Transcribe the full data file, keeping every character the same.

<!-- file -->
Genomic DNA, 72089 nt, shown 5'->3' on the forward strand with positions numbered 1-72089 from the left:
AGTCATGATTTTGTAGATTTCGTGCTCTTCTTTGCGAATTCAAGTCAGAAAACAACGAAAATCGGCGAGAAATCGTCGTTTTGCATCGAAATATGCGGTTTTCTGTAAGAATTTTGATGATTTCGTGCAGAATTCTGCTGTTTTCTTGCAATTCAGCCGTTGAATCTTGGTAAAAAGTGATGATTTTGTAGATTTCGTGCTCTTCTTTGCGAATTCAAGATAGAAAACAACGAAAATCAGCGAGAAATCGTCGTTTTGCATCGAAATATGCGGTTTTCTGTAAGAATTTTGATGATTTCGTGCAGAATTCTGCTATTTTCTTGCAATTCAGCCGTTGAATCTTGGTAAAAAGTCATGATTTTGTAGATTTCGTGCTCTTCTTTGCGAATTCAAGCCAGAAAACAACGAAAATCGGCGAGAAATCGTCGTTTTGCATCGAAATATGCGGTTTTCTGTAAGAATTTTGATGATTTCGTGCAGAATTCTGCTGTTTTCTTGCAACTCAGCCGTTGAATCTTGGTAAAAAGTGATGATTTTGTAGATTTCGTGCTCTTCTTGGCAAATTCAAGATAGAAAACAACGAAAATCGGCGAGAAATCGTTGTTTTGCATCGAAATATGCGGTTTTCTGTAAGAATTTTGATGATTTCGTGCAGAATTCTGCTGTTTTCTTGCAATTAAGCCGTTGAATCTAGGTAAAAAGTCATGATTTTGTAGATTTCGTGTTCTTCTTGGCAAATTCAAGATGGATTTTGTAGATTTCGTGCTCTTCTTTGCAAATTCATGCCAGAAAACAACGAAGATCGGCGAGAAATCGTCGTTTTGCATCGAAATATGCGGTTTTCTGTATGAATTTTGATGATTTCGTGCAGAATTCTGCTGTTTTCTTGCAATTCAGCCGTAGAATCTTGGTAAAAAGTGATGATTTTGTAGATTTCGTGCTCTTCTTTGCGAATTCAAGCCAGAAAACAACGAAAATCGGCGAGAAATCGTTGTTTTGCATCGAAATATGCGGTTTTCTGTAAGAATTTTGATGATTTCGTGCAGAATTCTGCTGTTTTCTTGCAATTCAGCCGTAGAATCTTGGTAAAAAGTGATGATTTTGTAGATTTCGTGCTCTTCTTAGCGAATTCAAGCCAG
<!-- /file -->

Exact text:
Genomic DNA, 72089 nt, shown 5'->3' on the forward strand with positions numbered 1-72089 from the left:
AGTCATGATTTTGTAGATTTCGTGCTCTTCTTTGCGAATTCAAGTCAGAAAACAACGAAAATCGGCGAGAAATCGTCGTTTTGCATCGAAATATGCGGTTTTCTGTAAGAATTTTGATGATTTCGTGCAGAATTCTGCTGTTTTCTTGCAATTCAGCCGTTGAATCTTGGTAAAAAGTGATGATTTTGTAGATTTCGTGCTCTTCTTTGCGAATTCAAGATAGAAAACAACGAAAATCAGCGAGAAATCGTCGTTTTGCATCGAAATATGCGGTTTTCTGTAAGAATTTTGATGATTTCGTGCAGAATTCTGCTATTTTCTTGCAATTCAGCCGTTGAATCTTGGTAAAAAGTCATGATTTTGTAGATTTCGTGCTCTTCTTTGCGAATTCAAGCCAGAAAACAACGAAAATCGGCGAGAAATCGTCGTTTTGCATCGAAATATGCGGTTTTCTGTAAGAATTTTGATGATTTCGTGCAGAATTCTGCTGTTTTCTTGCAACTCAGCCGTTGAATCTTGGTAAAAAGTGATGATTTTGTAGATTTCGTGCTCTTCTTGGCAAATTCAAGATAGAAAACAACGAAAATCGGCGAGAAATCGTTGTTTTGCATCGAAATATGCGGTTTTCTGTAAGAATTTTGATGATTTCGTGCAGAATTCTGCTGTTTTCTTGCAATTAAGCCGTTGAATCTAGGTAAAAAGTCATGATTTTGTAGATTTCGTGTTCTTCTTGGCAAATTCAAGATGGATTTTGTAGATTTCGTGCTCTTCTTTGCAAATTCATGCCAGAAAACAACGAAGATCGGCGAGAAATCGTCGTTTTGCATCGAAATATGCGGTTTTCTGTATGAATTTTGATGATTTCGTGCAGAATTCTGCTGTTTTCTTGCAATTCAGCCGTAGAATCTTGGTAAAAAGTGATGATTTTGTAGATTTCGTGCTCTTCTTTGCGAATTCAAGCCAGAAAACAACGAAAATCGGCGAGAAATCGTTGTTTTGCATCGAAATATGCGGTTTTCTGTAAGAATTTTGATGATTTCGTGCAGAATTCTGCTGTTTTCTTGCAATTCAGCCGTAGAATCTTGGTAAAAAGTGATGATTTTGTAGATTTCGTGCTCTTCTTAGCGAATTCAAGCCAG